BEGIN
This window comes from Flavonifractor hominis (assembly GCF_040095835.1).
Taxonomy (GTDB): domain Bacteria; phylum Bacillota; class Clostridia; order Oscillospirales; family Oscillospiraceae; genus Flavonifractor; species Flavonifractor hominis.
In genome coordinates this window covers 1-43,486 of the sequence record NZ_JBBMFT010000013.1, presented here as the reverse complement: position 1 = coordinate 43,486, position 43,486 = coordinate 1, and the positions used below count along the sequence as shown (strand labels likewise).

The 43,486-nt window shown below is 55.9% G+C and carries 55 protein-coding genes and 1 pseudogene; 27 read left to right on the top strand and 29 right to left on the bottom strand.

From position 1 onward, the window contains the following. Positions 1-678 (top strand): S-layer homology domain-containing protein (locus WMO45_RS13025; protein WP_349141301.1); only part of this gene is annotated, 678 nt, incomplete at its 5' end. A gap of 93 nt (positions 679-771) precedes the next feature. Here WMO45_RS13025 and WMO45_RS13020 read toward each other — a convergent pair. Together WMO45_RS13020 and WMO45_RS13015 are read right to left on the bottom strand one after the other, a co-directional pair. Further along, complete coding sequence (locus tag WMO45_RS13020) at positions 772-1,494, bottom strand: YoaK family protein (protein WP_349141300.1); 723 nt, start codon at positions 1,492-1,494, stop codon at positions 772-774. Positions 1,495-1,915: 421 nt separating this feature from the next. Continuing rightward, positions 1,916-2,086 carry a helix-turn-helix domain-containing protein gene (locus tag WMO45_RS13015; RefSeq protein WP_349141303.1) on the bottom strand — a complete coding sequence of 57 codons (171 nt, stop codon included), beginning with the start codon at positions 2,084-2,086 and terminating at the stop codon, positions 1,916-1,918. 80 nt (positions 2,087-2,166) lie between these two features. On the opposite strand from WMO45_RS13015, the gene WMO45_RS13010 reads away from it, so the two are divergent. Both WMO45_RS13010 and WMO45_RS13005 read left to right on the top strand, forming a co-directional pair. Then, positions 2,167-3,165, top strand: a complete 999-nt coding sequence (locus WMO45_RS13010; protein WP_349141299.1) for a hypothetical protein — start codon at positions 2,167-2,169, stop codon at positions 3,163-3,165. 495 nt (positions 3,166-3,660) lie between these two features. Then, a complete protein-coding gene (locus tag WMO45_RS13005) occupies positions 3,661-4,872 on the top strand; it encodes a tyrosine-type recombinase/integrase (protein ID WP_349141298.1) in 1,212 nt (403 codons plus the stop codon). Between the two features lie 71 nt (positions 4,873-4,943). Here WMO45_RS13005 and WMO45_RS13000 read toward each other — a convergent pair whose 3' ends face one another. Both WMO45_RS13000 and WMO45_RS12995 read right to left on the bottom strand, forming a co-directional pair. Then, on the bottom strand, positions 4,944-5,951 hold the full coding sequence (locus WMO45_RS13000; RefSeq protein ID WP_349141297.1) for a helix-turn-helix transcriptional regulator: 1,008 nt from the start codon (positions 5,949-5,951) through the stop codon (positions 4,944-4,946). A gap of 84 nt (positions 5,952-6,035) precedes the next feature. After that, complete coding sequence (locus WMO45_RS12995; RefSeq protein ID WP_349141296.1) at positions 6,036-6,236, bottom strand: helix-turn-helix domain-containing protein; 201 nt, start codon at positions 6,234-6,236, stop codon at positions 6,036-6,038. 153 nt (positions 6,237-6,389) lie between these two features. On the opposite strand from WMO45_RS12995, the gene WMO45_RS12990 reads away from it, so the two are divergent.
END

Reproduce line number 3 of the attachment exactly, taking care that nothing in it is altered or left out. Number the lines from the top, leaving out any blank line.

In genome coordinates this window covers 1-43,486 of the sequence record NZ_JBBMFT010000013.1, presented here as the reverse complement: position 1 = coordinate 43,486, position 43,486 = coordinate 1, and the positions used below count along the sequence as shown (strand labels likewise).